Wilcoxon non-parametric match-paired analysis was performed for the comparison of different experimental conditions. Presented data refer to Intensity of expression defined by the formula: Intensity of expression = % of expression × MFI. Statistical analyses and graphs were made on GraphPad-6 Prism software (CA, USA). For all analyses, alpha was set at 0.05 (2-sided).
Expression of immunoglobulin receptors (CD16, CD64)
The Fc receptor with low affinity for IgG (FCGR3 or CD16; OMIM *610665) is expressed constitutively on mature PMN, and its crosslinking leads to degranulation and activation of the respiratory burst . As presented in Figure 1A, CD16 was significantly upregulated after isolation, as well as after incubation of whole blood without any trigger (p = 0.001 and p = 0.002, respectively). However, when PMN were treated with LPS, they exhibited a lower intensity of expression comparing to both untreated incubated PMN (p = 0.001) and PMN in resting (basal) state (p = 0.005). CD64 is a high affinity IgG receptor (OMIM *601502) that is expressed only in activated granulocytes and is a useful marker in infectious conditions [10,11], and sepsis . We did not find any remarkable CD64 expression in all experimental conditions, apart from two (2) individuals exhibiting over 20% expression in basal state (20.3% and 42.4%, respectively), with its intensity of expression to being decreased during both incubation conditions (with and without LPS, Figure 1B).
Figure 1. Immunophenotyping of polymorphonuclear cells. A. CD16 absolute intensity of expression. B. CD64 absolute intensity of expression. C. CD10 absolute intensity of expression. D. CD18 absolute intensity of expression. E. CD11b absolute intensity of expression. F. CD66b absolute intensity of expression. Basal State: Whole Blood neutrophils at resting state. Isolated PMN: Resting state neutrophils, after isolation procedure. Incubated without LPS: Whole blood Neutrophils in culture conditions without any trigger. Incubated with LPS: Whole Blood neutrophils in culture conditions treated with LPS. Intensity of expression = (% of expression x MFI)/100. Each dot represents one subject; each subject’s treatment condition is connected with lines. **: p < 0.01. *:p < 0.5. ns: p > 0.5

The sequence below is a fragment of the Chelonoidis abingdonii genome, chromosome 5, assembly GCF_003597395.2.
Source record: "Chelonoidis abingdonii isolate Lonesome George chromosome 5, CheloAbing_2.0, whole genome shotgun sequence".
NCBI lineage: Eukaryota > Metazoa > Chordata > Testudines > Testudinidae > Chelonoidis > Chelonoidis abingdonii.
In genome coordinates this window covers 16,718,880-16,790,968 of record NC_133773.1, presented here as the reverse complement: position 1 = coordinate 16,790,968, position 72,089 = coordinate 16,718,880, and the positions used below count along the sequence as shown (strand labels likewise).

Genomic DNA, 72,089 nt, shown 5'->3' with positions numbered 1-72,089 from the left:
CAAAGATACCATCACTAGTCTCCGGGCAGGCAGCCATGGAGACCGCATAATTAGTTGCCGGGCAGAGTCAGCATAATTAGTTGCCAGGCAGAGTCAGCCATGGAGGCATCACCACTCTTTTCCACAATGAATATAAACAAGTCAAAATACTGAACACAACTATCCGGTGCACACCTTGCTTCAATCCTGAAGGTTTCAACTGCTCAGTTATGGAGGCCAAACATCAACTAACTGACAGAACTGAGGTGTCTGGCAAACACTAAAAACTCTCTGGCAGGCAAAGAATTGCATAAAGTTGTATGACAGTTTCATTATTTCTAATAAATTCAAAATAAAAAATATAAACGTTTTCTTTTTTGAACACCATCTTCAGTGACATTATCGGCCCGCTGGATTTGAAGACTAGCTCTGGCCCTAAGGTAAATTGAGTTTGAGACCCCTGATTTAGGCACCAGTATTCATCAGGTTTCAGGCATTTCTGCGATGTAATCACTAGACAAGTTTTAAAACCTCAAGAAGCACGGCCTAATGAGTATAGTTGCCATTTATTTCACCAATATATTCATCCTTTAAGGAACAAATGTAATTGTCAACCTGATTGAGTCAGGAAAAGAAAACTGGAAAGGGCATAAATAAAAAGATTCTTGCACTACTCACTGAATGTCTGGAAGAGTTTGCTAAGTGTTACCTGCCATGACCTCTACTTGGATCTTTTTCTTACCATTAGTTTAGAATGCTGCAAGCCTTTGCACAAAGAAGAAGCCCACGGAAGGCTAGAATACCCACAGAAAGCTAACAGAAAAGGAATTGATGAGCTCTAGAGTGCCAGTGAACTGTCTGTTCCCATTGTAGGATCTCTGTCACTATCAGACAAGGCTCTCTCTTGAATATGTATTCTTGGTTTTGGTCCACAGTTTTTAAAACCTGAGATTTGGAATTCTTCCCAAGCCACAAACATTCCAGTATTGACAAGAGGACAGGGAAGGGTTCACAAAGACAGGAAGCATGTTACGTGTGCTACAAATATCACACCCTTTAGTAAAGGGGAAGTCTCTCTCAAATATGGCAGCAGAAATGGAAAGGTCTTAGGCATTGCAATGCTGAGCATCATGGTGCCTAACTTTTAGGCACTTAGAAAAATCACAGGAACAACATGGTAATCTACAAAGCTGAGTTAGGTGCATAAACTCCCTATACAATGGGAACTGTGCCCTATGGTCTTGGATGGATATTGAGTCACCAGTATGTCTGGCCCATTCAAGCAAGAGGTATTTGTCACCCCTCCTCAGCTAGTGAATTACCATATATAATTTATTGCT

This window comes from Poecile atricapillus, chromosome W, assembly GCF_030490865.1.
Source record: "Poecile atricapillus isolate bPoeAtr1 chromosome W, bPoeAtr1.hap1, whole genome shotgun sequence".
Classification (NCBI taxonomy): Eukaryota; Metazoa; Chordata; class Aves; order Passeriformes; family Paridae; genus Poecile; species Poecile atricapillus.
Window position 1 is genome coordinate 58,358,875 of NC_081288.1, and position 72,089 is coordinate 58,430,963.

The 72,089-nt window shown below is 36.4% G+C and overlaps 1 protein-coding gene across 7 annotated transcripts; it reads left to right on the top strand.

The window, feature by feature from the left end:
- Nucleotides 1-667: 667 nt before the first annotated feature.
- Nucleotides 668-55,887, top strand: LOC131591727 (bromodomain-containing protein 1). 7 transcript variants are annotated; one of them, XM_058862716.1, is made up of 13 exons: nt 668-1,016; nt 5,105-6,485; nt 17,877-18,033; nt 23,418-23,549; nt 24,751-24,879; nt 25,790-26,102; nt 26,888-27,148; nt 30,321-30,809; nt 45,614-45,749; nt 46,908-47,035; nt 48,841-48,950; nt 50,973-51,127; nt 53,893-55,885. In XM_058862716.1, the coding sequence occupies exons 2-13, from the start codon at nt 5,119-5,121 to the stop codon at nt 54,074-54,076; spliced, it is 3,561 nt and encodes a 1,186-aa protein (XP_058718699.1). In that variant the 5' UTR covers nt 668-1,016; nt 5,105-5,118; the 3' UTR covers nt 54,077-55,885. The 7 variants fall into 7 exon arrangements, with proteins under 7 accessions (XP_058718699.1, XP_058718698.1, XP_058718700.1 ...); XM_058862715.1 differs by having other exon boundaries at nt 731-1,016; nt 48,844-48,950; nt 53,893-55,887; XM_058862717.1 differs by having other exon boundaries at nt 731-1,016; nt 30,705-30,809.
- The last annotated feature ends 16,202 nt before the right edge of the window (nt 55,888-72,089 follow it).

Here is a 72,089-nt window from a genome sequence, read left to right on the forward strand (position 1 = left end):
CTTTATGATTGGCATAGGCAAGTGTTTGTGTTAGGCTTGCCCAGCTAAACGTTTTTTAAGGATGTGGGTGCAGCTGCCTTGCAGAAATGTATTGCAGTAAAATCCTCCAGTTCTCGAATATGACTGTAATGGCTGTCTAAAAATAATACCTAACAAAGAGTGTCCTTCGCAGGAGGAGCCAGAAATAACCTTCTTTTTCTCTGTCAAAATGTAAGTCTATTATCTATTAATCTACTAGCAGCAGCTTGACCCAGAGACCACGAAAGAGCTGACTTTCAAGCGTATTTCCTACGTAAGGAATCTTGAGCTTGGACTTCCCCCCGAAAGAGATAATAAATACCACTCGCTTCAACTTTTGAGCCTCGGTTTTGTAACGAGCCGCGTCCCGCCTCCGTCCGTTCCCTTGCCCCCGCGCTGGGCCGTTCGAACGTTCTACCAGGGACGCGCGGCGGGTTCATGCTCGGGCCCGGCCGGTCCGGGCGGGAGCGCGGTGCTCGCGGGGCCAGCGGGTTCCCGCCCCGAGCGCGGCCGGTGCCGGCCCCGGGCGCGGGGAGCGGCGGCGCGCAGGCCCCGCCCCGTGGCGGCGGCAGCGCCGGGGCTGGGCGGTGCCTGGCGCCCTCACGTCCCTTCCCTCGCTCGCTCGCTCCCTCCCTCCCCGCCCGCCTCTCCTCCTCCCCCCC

Expression of maturation markers (CD10)
CD10 (OMIM *120520) is a specific marker that is indicative of maturation state of PMN . We observed that the majority of PMN express CD10 in all cases, and the intensity of its expression is significantly increased after PMN isolation (p < 0.001) (Figure 1C). On the other hand, no significant differences were observed considering the other experimental conditions (Figure 1C).
Expression of adhesion molecules (CD11b, CD18, and CD66b)
CD18 (OMIM *600065) is the beta subunit of 12-integrins. It forms heterodimers with four distinct alpha subunits (CD11a, CD11b, CD11c, CD11d), creating surface receptors that are involved in cell adhesion, but function also as complement receptors [14,15]. CD11b (OMIM *120980), along with CD18 forms the macrophage-1 antigen (MAC-1), one of the most important structures mediating the arrest of neutrophils during their adhesion to the activated endothelium [16,17]. Moreover, the CD11b/CD18 complex represents the complement receptor 3 (CR3) that recognizes iC3b when bound to the surface of foreign cells, as well as several bacterial saccharides, like LPS .
We observed that the intensity of CD18 expression was higher after isolation (p < 0.001) and incubation of whole blood neutrophils, with (p < 0.001) or without LPS (p = 0.002), comparing to resting cells. The difference of expression was not significant when the comparison was made between neutrophils under culture conditions (p = 0.090) (Figure 1D). Furthermore, a remarkable increase of the intensity of CD11b expression was also observed in all experimental conditions (Figure 1E).